The Fifth Element

The Fifth Element[lower-alpha 2] is a 1997 English-language French science fiction action film conceived and directed by Luc Besson, as well as co-written by Besson and Robert Mark Kamen. It stars Bruce Willis, Gary Oldman, and Milla Jovovich. Primarily set in the 23rd century, the film's central plot involves the survival of planet Earth, which becomes the responsibility of Korben Dallas (Willis), a taxicab driver and former special forces major, after a young woman (Jovovich) falls into his cab. To accomplish this, Dallas joins forces with her to recover four mystical stones essential for the defence of Earth against the impending attack of a malevolent cosmic entity.

The Fifth Element
North American theatrical release poster
FrenchLe Cinquième Élément
Directed byLuc Besson
Screenplay by
Story byLuc Besson
Produced byPatrice Ledoux
Starring
CinematographyThierry Arbogast
Edited bySylvie Landra
Music byÉric Serra
Production
company
Distributed byGaumont Buena Vista International[1]
Release date
  • 7 May 1997 (1997-05-07) (France)
Running time
126 minutes[2]
CountryFrance
LanguageEnglish
BudgetUS$90 million[3][4][5][6][lower-alpha 1]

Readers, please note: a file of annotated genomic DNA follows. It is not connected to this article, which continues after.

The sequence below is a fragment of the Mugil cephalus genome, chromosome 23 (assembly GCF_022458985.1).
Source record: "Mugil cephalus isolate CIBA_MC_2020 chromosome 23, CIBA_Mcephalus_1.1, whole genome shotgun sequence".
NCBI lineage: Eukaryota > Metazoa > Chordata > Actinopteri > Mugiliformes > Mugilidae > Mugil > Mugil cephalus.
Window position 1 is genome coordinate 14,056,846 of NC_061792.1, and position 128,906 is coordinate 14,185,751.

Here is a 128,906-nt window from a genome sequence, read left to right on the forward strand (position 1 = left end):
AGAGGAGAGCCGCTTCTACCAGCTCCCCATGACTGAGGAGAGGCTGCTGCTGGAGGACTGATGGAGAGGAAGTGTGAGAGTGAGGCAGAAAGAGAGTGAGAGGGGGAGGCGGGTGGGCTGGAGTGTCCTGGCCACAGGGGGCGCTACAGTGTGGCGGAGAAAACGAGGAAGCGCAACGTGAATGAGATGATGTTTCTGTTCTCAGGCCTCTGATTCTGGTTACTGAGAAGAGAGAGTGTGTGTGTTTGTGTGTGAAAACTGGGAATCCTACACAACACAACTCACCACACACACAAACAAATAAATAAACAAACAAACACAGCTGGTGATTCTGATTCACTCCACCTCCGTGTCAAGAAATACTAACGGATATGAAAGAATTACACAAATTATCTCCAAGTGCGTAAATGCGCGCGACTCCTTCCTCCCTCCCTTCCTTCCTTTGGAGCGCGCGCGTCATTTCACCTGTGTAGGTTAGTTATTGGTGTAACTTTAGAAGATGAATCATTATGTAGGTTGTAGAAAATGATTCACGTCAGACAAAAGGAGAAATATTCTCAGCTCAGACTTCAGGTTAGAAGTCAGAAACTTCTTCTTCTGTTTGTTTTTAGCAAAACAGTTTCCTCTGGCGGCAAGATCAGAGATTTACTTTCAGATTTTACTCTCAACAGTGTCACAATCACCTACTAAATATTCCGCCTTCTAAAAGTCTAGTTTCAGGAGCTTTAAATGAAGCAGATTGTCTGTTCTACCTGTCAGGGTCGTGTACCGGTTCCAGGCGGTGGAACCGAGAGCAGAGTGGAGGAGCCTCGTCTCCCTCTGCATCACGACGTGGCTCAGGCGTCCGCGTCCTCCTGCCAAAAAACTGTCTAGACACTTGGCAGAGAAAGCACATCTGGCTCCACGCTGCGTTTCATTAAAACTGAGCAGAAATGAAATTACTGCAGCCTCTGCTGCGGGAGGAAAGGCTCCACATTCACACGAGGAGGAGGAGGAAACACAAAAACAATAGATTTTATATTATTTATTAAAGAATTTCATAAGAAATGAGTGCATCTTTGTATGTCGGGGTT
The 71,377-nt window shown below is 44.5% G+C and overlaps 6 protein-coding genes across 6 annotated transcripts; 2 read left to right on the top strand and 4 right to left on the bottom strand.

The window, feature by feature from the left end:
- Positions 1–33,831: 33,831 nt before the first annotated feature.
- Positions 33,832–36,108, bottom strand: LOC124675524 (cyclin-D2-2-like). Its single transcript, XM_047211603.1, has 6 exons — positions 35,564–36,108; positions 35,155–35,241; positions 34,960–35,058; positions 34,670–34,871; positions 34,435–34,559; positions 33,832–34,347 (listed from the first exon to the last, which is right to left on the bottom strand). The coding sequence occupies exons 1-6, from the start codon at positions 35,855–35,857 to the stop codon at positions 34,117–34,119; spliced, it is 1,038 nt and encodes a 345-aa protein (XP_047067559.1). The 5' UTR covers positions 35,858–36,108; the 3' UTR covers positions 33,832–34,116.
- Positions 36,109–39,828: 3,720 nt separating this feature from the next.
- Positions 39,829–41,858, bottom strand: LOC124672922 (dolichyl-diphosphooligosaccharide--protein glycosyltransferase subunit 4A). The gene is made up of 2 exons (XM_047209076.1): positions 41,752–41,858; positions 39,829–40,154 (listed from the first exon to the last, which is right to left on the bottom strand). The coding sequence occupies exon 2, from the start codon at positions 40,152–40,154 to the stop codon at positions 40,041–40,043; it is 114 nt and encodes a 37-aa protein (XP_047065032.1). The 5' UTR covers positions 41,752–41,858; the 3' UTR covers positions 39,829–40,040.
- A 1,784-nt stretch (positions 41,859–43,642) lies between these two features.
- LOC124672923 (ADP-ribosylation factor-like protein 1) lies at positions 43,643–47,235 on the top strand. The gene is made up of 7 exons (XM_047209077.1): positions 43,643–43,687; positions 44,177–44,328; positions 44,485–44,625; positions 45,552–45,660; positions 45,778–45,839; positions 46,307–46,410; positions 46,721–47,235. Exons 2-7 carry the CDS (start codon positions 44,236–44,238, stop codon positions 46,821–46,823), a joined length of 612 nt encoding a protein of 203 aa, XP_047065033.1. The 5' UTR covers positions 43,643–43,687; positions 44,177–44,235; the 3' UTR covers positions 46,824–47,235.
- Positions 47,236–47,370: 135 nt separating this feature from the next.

Box office$263.9 million[7]

Besson started writing the story that was developed as The Fifth Element when he was 16 years old; he was 38 when the film opened in cinemas. Besson wanted to shoot the film in France, but suitable facilities could not be found; filming took place in London and Mauritania instead. He hired comic artists Jean "Moebius" Giraud and Jean-Claude Mézières, whose books inspired parts of the film, for production design. Costume design was by Jean-Paul Gaultier.

The Fifth Element received mainly positive reviews, although some critics were highly negative. The film won in categories at the British Academy Film Awards, the César Awards, the Cannes Film Festival, and the Lumières Awards, but also received nominations at the Golden Raspberry and Stinkers Bad Movie Awards. The Fifth Element was a strong financial success, earning more than US$263 million at the box office on a $90 million budget. At the time of its release, it was the most expensive European film ever made, and it remained the highest-grossing French film at the international box office until the release of The Intouchables in 2011.


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